‘Ello everyone! Shanghai Surprise? More like Makes Patrick Sigh! And it does. As I watched this film I just sighed to myself and thought “Yup. This is my life”. I don’t really get some of these films. I understand that De Laurentiis was going bankrupt and was throwing shit at the wall when Raw Deal and King Kong Lives was made. That makes sense. But optioning Shanghai Surprise for a Penn / Madonna vehicle with inordinate international filming costs? Bewildering. Let’s get into it.

  • The Good – It seems like most people disagree with me, but I thought the basic storyline here was okay. No joke. I was pretty interested in the happenings for a good third of the film. The soundtrack was bonkers and banging, just so bizarre and weirdly catchy and maybe culturally insensitive. George Harrison is a madman. I can forgive how confusing the film was because it ran like Indiana Jones crossed with a Noir film, Penn is the detective in this scenario, just his skillset is supposed to be that of an adventurer.
  • The Bad – The movie is certainly dull. The back third is bizarre in a bad way with a very annoying businessman who is obsessed with baseball and talks in the third person tagging along for a solid chunk of it. Madonna might be one of the worst things we’ve seen in a BMT film, just a terrible actress. The twist at the end was telegraphed from the beginning. I wrote in my notes: “That guy is actually this other guy, book it”. Don’t be too impressed, it was literally the same actor with a terribly fake mustache on. Speaking of bad facial hair, Penn has bar none the worst makeup for the first twenty minutes of this film as you’ll ever see.
  • The BMT – Hmmmmmm, I’ve kind of psyched myself into this one a bit. I would give it a 25 probably, median BMeTric. The movie is weird, I still don’t quite understand how it has a 3.0 on IMDb, that is just so incredibly low. I just don’t really understand how anyone watches it now and proclaims it as one of the worst movies ever made. It doesn’t feel like one of the worst movies ever made. But I would watch it in a BMT movie marathon. It could sneak into some Worst of the 80s medley or something.

Phew. Let’s see. I wouldn’t want a remake to this film for Sequel / Prequel / Remake, but which would be better, a prequel (outlining the hilarious misadventures of Sean Penn’s character in his trading travels in China) or a sequel (Penn and Madonna as drug kingpins in post-WWII China)? They are both good. So why not both? We’ll get Chris Pratt for the prequel, make it kind of a Indiana Jones in China affair, except as a goof he’s always just inexplicable looking for opium. For the second old-strongman-body Sean Penn will reprise his role and we’ll run it like The Gunman, shaky cam action. Madonna’s character is gunned down in the streets as Penn realizes he’s lost the territory battle for the heroin market in 70s China. Time for some payback. The first will be called Shanghai Surprise: Legacy. The sequel will be called Shanghai Surprise 2: Street War. Oof, these both sound terrible. Netflix, I’m waiting by the phone, I’ll direct it for free.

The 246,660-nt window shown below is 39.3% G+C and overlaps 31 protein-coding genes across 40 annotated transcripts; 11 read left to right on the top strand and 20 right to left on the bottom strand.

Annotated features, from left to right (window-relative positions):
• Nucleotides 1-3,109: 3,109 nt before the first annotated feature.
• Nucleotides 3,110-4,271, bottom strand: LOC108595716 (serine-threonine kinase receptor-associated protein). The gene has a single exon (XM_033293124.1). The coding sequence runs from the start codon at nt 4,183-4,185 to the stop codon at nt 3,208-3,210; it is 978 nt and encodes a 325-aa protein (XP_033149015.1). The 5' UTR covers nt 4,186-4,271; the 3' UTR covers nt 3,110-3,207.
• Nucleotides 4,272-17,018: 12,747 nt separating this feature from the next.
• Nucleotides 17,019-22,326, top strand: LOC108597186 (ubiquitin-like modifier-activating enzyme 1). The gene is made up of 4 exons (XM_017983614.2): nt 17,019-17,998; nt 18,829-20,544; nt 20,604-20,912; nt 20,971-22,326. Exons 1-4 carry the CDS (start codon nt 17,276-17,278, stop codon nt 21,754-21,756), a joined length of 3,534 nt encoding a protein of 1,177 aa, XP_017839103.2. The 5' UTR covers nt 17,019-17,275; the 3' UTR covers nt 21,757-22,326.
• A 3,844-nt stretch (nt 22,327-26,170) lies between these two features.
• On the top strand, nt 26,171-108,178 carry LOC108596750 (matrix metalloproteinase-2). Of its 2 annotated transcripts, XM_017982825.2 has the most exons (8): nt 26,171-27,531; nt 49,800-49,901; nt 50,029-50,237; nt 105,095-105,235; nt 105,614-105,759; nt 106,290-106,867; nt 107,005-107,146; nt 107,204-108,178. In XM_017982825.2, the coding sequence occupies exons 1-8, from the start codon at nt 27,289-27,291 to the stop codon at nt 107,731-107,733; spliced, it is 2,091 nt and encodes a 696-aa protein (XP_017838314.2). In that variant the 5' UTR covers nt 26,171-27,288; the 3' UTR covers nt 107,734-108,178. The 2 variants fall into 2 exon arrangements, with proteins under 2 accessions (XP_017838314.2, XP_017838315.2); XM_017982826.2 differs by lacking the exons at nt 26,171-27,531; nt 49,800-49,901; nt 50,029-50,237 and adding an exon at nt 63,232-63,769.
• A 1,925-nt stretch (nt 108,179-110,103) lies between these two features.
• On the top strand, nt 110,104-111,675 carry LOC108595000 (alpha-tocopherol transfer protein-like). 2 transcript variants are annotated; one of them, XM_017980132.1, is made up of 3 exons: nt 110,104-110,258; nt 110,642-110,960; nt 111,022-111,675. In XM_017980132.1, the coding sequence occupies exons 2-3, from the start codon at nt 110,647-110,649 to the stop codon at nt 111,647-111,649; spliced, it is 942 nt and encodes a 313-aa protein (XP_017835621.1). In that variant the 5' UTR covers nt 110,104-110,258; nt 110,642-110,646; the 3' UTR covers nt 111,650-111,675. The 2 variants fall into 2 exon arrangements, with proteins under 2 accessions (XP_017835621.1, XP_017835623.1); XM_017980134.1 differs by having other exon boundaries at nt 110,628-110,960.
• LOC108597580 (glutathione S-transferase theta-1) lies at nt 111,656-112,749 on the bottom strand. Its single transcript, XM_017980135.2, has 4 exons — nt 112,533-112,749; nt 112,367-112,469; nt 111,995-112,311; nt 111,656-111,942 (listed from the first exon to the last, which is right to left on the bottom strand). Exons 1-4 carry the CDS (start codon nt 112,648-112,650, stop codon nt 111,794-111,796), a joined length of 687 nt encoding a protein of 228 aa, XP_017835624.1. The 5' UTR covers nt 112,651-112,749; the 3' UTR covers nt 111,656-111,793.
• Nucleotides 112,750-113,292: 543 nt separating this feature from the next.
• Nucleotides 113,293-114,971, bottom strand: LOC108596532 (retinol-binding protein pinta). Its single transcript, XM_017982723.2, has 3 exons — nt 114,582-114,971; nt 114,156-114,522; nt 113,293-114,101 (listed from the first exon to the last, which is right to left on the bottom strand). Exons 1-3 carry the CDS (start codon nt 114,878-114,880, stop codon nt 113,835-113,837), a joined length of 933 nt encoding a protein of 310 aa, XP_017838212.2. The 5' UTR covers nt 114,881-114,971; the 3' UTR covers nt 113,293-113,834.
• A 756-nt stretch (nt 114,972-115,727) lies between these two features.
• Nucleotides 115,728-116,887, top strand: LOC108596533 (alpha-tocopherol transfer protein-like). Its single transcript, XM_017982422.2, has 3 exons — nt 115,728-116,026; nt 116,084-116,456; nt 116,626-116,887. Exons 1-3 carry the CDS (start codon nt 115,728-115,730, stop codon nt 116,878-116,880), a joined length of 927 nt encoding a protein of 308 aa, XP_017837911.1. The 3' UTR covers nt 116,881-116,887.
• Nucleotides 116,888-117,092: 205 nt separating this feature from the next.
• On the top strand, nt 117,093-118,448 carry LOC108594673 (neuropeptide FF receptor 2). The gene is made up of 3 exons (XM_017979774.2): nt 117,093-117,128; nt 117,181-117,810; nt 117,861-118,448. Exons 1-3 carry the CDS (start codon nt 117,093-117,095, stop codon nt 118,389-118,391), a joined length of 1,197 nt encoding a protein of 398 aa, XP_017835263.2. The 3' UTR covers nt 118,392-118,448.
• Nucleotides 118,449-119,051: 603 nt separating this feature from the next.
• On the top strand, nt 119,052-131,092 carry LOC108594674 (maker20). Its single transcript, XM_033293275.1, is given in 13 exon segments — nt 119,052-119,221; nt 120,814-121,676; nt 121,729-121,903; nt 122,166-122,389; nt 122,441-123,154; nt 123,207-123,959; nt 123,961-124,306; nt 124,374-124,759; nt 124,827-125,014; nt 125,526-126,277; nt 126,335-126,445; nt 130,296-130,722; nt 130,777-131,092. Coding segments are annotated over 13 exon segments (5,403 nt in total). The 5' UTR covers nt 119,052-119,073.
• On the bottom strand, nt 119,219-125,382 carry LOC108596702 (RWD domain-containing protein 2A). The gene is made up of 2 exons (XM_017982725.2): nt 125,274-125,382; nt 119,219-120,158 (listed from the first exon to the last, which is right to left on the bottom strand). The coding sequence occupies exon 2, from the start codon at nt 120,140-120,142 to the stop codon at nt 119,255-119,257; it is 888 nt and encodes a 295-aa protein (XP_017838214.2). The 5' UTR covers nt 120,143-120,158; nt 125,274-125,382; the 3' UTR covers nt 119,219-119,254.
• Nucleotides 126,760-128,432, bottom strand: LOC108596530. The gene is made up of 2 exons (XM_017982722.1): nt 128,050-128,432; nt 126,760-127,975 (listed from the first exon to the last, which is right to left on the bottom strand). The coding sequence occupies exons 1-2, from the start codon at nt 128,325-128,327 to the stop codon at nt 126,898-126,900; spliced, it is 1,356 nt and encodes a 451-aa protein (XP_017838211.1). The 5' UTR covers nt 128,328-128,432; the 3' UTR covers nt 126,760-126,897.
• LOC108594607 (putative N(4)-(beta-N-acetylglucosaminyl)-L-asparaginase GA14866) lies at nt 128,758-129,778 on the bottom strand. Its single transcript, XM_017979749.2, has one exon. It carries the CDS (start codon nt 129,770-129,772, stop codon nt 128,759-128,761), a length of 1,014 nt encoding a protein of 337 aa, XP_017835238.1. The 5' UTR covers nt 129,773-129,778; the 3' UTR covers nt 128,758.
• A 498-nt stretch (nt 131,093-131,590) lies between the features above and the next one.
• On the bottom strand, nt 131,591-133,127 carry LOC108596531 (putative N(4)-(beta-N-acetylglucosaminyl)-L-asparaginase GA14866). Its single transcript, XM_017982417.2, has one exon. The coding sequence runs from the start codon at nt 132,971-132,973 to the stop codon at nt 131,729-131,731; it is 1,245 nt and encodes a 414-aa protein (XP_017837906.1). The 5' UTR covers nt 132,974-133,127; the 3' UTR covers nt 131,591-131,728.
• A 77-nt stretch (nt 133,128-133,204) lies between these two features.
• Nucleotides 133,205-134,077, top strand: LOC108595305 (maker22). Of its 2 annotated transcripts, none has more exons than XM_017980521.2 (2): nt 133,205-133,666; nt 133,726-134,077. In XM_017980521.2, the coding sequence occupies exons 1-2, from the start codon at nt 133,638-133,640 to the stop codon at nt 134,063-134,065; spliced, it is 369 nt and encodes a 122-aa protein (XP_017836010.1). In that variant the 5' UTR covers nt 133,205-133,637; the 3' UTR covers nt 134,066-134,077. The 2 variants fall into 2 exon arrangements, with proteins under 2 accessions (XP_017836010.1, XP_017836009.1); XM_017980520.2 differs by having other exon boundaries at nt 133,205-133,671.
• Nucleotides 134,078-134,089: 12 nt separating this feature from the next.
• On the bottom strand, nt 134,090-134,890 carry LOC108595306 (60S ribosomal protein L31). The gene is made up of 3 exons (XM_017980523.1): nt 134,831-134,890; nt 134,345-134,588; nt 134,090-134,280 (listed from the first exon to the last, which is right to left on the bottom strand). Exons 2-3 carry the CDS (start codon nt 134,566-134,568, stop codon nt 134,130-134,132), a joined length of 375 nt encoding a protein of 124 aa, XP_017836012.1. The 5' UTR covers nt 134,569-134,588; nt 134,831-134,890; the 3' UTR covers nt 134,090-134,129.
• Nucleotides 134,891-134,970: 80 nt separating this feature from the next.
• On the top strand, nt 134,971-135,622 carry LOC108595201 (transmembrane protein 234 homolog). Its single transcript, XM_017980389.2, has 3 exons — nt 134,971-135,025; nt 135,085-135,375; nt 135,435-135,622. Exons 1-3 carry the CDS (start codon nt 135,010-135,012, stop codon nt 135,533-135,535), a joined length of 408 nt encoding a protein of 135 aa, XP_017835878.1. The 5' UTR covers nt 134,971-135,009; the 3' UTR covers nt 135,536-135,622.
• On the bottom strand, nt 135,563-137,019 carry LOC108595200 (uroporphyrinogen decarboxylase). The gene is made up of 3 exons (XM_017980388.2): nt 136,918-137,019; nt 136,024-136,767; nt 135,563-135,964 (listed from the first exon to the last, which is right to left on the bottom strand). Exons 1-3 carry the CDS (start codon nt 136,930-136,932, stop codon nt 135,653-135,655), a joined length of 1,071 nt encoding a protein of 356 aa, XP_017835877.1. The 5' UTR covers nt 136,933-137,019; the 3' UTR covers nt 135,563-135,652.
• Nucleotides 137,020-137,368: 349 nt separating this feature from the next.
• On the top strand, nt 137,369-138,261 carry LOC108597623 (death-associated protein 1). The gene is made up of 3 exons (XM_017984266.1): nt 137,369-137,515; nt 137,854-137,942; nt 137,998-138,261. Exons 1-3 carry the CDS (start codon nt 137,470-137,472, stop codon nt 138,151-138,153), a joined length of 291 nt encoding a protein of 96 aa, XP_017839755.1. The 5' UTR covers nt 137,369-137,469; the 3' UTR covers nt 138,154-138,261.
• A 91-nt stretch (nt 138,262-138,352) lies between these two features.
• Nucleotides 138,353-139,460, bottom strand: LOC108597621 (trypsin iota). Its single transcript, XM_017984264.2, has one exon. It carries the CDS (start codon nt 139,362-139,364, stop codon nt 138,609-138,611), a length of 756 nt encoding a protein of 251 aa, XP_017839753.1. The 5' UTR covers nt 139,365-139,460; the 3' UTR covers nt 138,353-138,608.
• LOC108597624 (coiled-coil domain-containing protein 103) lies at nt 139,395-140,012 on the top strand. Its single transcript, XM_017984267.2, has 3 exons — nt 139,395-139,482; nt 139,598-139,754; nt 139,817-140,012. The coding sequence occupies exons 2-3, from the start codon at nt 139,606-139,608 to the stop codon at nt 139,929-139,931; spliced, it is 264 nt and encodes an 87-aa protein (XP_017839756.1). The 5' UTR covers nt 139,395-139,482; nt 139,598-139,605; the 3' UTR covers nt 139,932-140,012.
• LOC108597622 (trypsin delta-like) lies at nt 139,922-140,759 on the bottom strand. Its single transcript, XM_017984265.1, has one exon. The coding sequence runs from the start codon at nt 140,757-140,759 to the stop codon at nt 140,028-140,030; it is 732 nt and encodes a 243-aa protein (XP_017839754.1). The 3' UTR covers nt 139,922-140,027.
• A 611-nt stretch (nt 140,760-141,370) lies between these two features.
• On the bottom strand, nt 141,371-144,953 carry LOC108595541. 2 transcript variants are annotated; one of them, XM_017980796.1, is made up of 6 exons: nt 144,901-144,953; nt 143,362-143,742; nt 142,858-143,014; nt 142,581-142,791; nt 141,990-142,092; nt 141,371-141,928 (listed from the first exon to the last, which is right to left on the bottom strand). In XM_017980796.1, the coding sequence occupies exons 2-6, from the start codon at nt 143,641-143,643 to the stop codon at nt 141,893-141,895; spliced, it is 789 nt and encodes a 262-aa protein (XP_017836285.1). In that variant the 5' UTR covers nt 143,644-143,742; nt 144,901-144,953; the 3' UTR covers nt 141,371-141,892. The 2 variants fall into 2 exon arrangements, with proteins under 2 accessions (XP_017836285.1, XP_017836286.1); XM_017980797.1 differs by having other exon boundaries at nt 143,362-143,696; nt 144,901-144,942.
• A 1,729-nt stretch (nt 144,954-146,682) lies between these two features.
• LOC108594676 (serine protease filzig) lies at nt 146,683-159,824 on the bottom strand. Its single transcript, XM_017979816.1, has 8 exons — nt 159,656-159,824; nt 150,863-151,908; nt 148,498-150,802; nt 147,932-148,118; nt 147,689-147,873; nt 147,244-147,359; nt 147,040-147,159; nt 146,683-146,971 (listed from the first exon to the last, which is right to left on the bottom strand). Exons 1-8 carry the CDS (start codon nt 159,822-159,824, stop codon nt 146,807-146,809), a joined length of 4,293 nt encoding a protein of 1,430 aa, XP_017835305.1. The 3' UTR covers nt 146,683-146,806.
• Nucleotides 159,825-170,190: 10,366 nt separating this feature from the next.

Cheerios,

The Sklogs

King Kong Lives Recap

Jamie

Wow, 1986… it’s unbelievable that King Kong Lives was a major motion picture release from that year. It was released in over 1000 theaters and yet more closely resembles a MST3K film than an actual film. It was horrible. Like if someone told me to write a King Kong script as quickly as I could, this might be what I would come up with as a first draft. There is motivation for NOTHING and the characters are caricatures. Just listen to this plot: the entire film is based on the premise that an Atlanta institution of higher learning is trying to bring King Kong back to life (last seen in 1976’s King Kong falling to his death off the World Trade Center buildings). And yet we have no idea why. They seem to indicate that whatever school obtains and studies the giant ape will somehow skyrocket to the top of the research ranks… but… but… why? It’s never answered. The artificial heart they made to revive him won’t work without a blood transfusion (because apparently Kong merely has heart failure from falling of the WTC) and so they conveniently find a female giant ape and bring her to Georgia. Predictably the two apes escape together and… zzzzzzzzzzzzzzzzzzzz. Sorry I fell asleep cause this movie was terrible. Long story short is basically descends into a family drama with a lot of scenes involving the two apes creepily smiling at each other and hugging. Eventually Lady Kong (as she is credited) gives birth to an extraordinarily tiny baby the size of a normal gorilla. God damn! I literally recommend this to no one.